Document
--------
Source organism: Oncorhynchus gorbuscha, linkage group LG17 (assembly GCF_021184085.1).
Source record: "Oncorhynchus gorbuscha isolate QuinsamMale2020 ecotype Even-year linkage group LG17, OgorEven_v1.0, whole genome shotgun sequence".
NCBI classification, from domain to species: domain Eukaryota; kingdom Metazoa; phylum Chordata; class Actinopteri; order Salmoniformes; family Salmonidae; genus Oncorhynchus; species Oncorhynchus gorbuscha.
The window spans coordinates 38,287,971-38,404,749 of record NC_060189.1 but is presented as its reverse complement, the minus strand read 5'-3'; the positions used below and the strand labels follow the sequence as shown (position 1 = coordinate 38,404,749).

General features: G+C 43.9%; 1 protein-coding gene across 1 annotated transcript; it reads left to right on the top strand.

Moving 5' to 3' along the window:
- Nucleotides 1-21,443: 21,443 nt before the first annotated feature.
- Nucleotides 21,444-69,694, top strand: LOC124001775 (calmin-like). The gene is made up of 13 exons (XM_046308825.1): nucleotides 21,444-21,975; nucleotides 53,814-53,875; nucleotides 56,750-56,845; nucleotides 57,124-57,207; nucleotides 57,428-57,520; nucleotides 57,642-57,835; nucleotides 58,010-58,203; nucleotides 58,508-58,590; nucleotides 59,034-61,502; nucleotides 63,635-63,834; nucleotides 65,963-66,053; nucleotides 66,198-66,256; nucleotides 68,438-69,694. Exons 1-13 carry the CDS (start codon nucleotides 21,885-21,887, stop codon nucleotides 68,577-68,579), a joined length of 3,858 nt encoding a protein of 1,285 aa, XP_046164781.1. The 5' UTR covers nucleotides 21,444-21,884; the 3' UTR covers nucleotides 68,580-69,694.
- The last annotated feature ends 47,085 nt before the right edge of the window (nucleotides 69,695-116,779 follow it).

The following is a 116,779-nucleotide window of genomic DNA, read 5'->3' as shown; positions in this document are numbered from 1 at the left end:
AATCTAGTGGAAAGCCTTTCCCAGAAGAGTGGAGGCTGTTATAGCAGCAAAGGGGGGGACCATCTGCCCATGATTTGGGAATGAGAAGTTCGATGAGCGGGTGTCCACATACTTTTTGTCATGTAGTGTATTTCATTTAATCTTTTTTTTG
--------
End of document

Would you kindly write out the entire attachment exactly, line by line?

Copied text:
Source organism: Oncorhynchus gorbuscha, linkage group LG17 (assembly GCF_021184085.1).
Source record: "Oncorhynchus gorbuscha isolate QuinsamMale2020 ecotype Even-year linkage group LG17, OgorEven_v1.0, whole genome shotgun sequence".
NCBI classification, from domain to species: domain Eukaryota; kingdom Metazoa; phylum Chordata; class Actinopteri; order Salmoniformes; family Salmonidae; genus Oncorhynchus; species Oncorhynchus gorbuscha.
The window spans coordinates 38,287,971-38,404,749 of record NC_060189.1 but is presented as its reverse complement, the minus strand read 5'-3'; the positions used below and the strand labels follow the sequence as shown (position 1 = coordinate 38,404,749).

General features: G+C 43.9%; 1 protein-coding gene across 1 annotated transcript; it reads left to right on the top strand.

Moving 5' to 3' along the window:
- Nucleotides 1-21,443: 21,443 nt before the first annotated feature.
- Nucleotides 21,444-69,694, top strand: LOC124001775 (calmin-like). The gene is made up of 13 exons (XM_046308825.1): nucleotides 21,444-21,975; nucleotides 53,814-53,875; nucleotides 56,750-56,845; nucleotides 57,124-57,207; nucleotides 57,428-57,520; nucleotides 57,642-57,835; nucleotides 58,010-58,203; nucleotides 58,508-58,590; nucleotides 59,034-61,502; nucleotides 63,635-63,834; nucleotides 65,963-66,053; nucleotides 66,198-66,256; nucleotides 68,438-69,694. Exons 1-13 carry the CDS (start codon nucleotides 21,885-21,887, stop codon nucleotides 68,577-68,579), a joined length of 3,858 nt encoding a protein of 1,285 aa, XP_046164781.1. The 5' UTR covers nucleotides 21,444-21,884; the 3' UTR covers nucleotides 68,580-69,694.
- The last annotated feature ends 47,085 nt before the right edge of the window (nucleotides 69,695-116,779 follow it).

The following is a 116,779-nucleotide window of genomic DNA, read 5'->3' as shown; positions in this document are numbered from 1 at the left end:
AATCTAGTGGAAAGCCTTTCCCAGAAGAGTGGAGGCTGTTATAGCAGCAAAGGGGGGGACCATCTGCCCATGATTTGGGAATGAGAAGTTCGATGAGCGGGTGTCCACATACTTTTTGTCATGTAGTGTATTTCATTTAATCTTTTTTTTG